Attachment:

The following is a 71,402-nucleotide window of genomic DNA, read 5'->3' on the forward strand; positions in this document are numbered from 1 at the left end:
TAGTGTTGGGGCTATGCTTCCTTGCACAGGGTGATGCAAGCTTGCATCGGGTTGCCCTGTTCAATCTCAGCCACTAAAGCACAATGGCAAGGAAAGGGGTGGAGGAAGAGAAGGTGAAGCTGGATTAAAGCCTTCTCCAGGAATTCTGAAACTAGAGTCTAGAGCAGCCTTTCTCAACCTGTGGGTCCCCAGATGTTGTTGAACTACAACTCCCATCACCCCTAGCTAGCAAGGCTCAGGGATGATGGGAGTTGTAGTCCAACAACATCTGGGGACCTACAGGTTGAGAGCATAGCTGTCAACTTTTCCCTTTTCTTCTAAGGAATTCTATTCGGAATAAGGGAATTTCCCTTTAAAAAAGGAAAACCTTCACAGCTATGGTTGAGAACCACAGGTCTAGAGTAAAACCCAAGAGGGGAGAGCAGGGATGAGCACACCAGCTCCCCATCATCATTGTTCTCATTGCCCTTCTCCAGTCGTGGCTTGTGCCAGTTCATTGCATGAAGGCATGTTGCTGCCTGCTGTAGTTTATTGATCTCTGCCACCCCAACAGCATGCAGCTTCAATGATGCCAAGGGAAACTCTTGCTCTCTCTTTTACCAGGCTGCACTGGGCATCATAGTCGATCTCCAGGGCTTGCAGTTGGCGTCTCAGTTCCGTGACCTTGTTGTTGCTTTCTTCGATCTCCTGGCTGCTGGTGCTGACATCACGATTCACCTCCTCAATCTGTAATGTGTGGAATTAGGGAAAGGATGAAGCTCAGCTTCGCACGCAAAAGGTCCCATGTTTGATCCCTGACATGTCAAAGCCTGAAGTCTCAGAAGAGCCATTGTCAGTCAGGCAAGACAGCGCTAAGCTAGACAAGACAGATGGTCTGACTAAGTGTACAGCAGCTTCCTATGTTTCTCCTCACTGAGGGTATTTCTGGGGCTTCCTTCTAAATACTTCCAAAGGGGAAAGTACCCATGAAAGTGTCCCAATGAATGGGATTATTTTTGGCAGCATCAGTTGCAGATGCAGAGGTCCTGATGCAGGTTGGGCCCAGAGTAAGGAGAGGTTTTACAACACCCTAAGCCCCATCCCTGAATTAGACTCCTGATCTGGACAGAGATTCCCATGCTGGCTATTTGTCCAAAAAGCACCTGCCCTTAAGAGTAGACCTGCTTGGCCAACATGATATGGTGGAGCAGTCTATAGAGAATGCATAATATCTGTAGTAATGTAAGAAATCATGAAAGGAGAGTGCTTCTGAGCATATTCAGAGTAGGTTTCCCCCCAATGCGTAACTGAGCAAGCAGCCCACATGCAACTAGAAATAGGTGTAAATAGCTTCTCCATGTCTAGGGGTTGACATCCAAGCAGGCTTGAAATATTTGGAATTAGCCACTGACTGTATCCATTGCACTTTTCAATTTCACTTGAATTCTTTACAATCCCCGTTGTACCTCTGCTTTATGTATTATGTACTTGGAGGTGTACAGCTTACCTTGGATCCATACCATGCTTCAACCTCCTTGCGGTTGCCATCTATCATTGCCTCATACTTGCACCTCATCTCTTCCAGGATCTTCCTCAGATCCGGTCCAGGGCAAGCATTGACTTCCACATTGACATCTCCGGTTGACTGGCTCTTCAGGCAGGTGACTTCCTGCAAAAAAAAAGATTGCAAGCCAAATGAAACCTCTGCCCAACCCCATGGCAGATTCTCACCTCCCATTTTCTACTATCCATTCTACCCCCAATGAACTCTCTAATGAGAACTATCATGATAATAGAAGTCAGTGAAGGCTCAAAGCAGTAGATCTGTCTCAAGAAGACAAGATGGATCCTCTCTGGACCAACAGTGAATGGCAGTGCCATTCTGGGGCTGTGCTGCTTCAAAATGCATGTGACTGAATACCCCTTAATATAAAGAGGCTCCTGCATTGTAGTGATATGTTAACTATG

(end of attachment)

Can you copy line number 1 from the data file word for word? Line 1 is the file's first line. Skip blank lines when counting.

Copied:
The following is a 71,402-nucleotide window of genomic DNA, read 5'->3' on the forward strand; positions in this document are numbered from 1 at the left end: